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December 7, 1860: Los Angeles

December 7, 2010
Los Angeles State Historic Park at the Cornfield

Robert Garcia/The City Project on Flickr - Creative Commons Non-Commercial Attribution Share Alike

Well, we are in camp. It is a cold rainy night, but I can hardly realize the fact that you at home are blowing your fingers in the cold, and possibly sleighing, while I am sitting here in a tent, without fire, and sleeping on the ground in blankets, in this month. We are camped on a hill near the town, perhaps a mile distant, a pretty place.

Los Angeles is a city of some 3,500 or 4,000 inhabitants, nearly a century old, a regular old Spanish-Mexican town, built by the old padres, Catholic Spanish missionaries, before the American independence. The houses are but one story, mostly built of adobe or sun-burnt brick,

Los Angeles from hill, ca. 1882-1897

by SMU Central University Libraries, on Flickr

with very thick walls and flat roofs. They are so low because of earthquakes, and the style is Mexican. The inhabitants are a mixture of old Spanish, Indian, American, and German Jews; the last two have come in lately. The language of the natives is Spanish, and I have commenced learning it. The only thing they appear to excel in is riding, and certainly I have never seen such riders.

Here is a great plain, or rather a gentle slope, from the Pacific to the mountains. We are on this plain about twenty miles from the sea and fifteen from the mountains, a most lovely locality; all that is wanted naturally to make it a paradise is water, more water. Apples, pears, plums, figs, olives, lemons, oranges, and “the finest grapes in the world,” so the books say, pears of two and a half pounds each, and such things in proportion. The weather is soft and balmy—no winter, but a perpetual spring and summer. Such is Los Angeles, a place where “every prospect pleases and only man is vile.”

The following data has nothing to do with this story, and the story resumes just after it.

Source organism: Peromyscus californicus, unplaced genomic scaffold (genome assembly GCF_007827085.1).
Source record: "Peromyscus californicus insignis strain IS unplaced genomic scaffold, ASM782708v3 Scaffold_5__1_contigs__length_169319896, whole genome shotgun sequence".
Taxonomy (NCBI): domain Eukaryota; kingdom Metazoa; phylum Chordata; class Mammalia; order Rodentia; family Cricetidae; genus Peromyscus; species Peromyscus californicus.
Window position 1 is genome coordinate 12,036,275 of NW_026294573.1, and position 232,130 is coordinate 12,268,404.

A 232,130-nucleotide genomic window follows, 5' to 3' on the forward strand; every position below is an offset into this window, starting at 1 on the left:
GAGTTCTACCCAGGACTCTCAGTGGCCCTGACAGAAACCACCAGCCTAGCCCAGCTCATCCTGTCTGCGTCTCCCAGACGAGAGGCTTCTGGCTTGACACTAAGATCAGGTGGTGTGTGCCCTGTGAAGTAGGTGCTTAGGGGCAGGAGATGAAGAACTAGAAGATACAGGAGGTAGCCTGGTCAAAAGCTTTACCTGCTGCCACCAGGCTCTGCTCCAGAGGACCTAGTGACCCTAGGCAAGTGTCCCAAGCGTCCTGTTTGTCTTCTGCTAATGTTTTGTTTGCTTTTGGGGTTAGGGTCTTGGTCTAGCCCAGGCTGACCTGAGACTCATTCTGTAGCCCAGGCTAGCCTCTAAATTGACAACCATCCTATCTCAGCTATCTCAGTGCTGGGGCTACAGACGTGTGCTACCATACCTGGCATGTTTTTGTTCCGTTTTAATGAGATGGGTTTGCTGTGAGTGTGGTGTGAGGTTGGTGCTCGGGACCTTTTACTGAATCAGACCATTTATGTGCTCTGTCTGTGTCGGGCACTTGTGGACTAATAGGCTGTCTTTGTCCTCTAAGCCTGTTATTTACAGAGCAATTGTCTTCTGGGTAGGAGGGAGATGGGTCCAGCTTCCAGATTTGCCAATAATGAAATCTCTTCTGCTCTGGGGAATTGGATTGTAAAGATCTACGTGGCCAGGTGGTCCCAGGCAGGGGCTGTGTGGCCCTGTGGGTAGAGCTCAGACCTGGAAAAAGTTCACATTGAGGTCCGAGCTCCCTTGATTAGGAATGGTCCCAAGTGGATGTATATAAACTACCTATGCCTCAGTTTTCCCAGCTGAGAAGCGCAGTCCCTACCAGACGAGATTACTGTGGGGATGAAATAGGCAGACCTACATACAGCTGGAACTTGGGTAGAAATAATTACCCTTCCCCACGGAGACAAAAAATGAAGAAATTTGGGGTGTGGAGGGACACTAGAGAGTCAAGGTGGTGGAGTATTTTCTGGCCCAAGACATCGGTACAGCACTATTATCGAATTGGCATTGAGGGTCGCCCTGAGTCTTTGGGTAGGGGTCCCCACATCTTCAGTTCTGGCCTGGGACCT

As we stand on a hill over the town, which lies at our feet, one of the loveliest views I ever saw is spread out. Over the level plain to the southwest lies the Pacific, blue in the distance; to the north are the mountains of the Sierra Santa Monica; to the south, beneath us, lies the picturesque town with its flat roofs, the fertile plain and vineyards stretching away to a great distance; to the east, in the distance, are some mountains without name, their sides abrupt and broken, while still above them stand the snow covered peaks of San Bernardino. The effect of the pepper, fig, olive, and palm trees in the foreground, with the snow in the distance, is very unusual.

This is a most peculiar climate, a mingling of the temperate with the tropical. The date palm and another palm grow here, but do not fruit, while the olive, fig, orange, and lemon flourish well. The grapes are famous, and the wine of Los Angeles begins to be known even in Europe….

It is cold, wet, and cheerless, so good night! Rain patters on the tent and dribbles within.

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